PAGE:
Archie and Veronica have issued proceedings in the High Court on behalf of their six-year-old daughter, Betsy, against the Slugabed Health Authority and two of its employees, a midwife named Laura and a nurse, Louisa.
Archie and Veronica claim that as a result of the combined negligence of a midwife and a nurse, when Veronica gave birth, the appropriate treatment was not provided and that during Betsy’s delivery there were some complications. As a result, Betsy was asphyxiated and suffered irreversible brain damage. As things stand, although she does not suffer with any form of physical impairment, she has the mental age of a six-month-old baby and although her development is not completely arrested, it is thought that that the best Archie and Veronica can hope for is that one day their daughter will attain a mental age of a seven-year-old. The solicitors acting for them, Bundle and Co, initially advised that their claim was worth “several million pounds”.
Bundle and Co have obtained medical reports from two highly qualified independent medical experts who advise that the authority has been negligent. However, the authority has obtained written opinions from two other highly qualified independent medical experts who disagree.
The chief executive of the health authority, Money Penny, and a senior NHS lawyer, Jones, have privately admitted to one another that the prospects of Archie and Veronica succeeding in their claim are “pretty reasonable”. What particularly concerns them is the amount of compensation claimed by Bundle & Co. Although they concede that if a judge finds against the authority, it will have to pay out very substantial sums in compensation, Bundle and Co have a reputation for being opportunistic and a bit too cavalier about both compensation claims and their costs. Parts of the damages claim that they have provided are interpreted by Money Penny and Jones as fanciful and overblown and they conclude that their best option is staunch defence.
In consequence, the health authority lawyers dealing with the case on a day-to-day basis drag their feet and behave in a matter that could be described as highly obstructive. Directions made by the court are ignored and amidst their frustration, Archie and Veronica grow ever more resentful and are convinced that there has been a cover up.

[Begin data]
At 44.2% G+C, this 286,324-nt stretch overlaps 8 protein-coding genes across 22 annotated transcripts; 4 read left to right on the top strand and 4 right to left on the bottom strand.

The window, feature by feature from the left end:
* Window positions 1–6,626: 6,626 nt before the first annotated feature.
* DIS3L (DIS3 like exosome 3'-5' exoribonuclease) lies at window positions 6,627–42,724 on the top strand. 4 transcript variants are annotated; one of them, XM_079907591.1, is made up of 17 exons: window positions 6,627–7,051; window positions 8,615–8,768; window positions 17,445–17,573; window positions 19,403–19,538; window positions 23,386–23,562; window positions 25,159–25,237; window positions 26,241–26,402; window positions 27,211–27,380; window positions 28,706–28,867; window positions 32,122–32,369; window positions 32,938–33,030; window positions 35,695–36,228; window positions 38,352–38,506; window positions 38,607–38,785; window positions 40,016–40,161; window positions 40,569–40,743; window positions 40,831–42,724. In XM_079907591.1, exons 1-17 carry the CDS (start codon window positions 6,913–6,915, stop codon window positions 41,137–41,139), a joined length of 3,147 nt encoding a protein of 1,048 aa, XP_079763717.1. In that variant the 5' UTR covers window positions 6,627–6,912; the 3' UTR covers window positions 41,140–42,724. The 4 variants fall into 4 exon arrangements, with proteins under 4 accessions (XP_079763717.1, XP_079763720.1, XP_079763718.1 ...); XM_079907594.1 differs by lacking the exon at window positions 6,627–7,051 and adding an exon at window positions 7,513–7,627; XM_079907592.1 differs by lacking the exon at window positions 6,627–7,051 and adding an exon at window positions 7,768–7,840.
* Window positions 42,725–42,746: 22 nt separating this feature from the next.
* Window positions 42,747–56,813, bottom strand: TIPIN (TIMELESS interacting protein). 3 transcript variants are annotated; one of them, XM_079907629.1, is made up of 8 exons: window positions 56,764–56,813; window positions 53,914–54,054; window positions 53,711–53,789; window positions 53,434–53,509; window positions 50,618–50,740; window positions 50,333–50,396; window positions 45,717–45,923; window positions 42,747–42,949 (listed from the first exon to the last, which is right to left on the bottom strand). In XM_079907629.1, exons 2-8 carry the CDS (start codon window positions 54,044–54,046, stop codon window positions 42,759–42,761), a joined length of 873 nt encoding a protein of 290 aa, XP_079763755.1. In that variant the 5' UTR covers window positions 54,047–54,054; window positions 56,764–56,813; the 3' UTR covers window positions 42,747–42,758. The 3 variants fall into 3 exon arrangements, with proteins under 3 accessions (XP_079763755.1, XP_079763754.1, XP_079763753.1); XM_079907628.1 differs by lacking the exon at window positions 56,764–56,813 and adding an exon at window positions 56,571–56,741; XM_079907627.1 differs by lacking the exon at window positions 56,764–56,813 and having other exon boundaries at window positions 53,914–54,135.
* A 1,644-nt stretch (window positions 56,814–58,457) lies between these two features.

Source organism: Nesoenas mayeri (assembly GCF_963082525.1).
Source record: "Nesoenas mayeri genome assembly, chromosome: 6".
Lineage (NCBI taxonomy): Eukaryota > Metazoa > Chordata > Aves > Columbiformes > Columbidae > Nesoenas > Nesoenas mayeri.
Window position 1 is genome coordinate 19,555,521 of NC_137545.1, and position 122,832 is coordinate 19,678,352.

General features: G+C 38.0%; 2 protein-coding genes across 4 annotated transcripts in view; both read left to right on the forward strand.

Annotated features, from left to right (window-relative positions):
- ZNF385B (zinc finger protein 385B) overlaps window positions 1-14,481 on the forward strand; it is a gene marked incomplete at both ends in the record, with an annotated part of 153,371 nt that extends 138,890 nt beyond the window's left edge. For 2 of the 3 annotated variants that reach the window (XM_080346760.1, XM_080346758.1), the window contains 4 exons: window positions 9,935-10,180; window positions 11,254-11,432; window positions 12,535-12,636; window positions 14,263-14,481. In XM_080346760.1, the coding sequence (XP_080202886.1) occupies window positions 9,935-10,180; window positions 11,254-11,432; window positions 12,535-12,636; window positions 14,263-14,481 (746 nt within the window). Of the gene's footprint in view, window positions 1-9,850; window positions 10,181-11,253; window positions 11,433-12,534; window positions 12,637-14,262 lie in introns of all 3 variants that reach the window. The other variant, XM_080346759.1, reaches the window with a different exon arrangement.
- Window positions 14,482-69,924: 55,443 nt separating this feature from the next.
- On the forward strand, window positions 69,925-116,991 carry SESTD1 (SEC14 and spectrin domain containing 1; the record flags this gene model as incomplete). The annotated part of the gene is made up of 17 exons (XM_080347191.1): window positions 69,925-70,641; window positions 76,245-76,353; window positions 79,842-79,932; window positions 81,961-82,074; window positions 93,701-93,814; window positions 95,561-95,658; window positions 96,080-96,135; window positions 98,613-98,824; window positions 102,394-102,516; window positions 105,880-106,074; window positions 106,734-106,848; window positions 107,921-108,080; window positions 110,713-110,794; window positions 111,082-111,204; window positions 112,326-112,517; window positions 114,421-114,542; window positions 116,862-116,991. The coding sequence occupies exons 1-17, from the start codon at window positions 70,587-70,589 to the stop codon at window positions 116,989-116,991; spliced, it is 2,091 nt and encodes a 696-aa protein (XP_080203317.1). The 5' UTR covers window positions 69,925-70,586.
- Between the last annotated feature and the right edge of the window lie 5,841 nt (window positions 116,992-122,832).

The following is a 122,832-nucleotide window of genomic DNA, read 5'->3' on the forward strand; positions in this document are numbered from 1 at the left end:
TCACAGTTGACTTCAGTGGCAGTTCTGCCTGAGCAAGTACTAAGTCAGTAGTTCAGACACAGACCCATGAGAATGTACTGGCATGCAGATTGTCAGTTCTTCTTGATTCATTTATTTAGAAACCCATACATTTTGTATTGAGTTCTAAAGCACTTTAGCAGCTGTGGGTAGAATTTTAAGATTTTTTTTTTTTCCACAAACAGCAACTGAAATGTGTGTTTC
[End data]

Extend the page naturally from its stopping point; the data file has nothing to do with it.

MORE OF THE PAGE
Three years after the claim for compensation was issued (by which time Betsy is nine years old) and at the end of a very stressful two-week trial, a High Court Judge decides that the health authority has been negligent and awards a very substantial sum in compensation. A further lengthy dispute ensues. The lawyers then argue about their costs and a further 12 months go by before everything is finally resolved. At this point a costs judge makes the point that the case should have been referred to mediation which had previously been mentioned, “a long time ago”.
The very significant delays mean that money that was desperately needed to address Betsy’s day-to-day needs has only belatedly materialised. This has had a marked impact on her and her parents. Archie and Veronica who were ultimately awarded a multimillion pound settlement damages are shocked to learn that their solicitors, who in their view also delayed matters unnecessarily, are to be paid £2,000,000 in costs. They are tempted to complain but after many years of protracted litigation they have literally run out of steam and are too exhausted to do so.
No-one gives a thought to the costs incurred by the health authority and in reality, the true final costs bill is around the £5,000,000 mark.
In this scenario the parties agree early on that the fundamental question of liability cannot be resolved informally and that it should be determined by the High Court. However, they also agree in principle that if the court determines that the health authority was negligent then it will have to pay out very substantial damages. They all agree that once the liability issue has been determined any compensation issues will be referred to mediation.
Following a two-day trial, the Judge finds that the authority has been negligent and then adjourns the case so that the mediation can go ahead.
Because there are a lot of complex issues, the mediation lasts three days but the time is very well spent and brings out the best in all those who attend. Compensation and costs are agreed and subsequently, after a brief hearing, the court approves the settlement.
Scenario 1 is not untypical of what happens on a day-to-day basis. In scenario 2, the court has much less involvement and although a considerable amount of preparation went into both the two court hearings and the fairly lengthy, three-day mediation. In practice, the total costs bill is only a fraction of what was incurred in scenario 1.
This amounts to a considerable saving of time and money for the health authority and a speedier less stressful outcome for Archie and Veronica. Bundle and Co have two satisfied clients who will recommend them to others and the faster turnover helps their bank balance. A lot of the money that is urgently needed for Betsy’s care becomes available three years or so earlier than would otherwise have been the case. The health authority’s savings effectively mean more money for patient care.
This is what mediators rightly term a “win-win” scenario.
Principal Director of ASM, civil/commercial, workplace, employment, family and educational mediator and trainer with a judicial/legal background. He has knowledge and expertise in dispute resolution in a wide range of areas and disciplines and mediates online.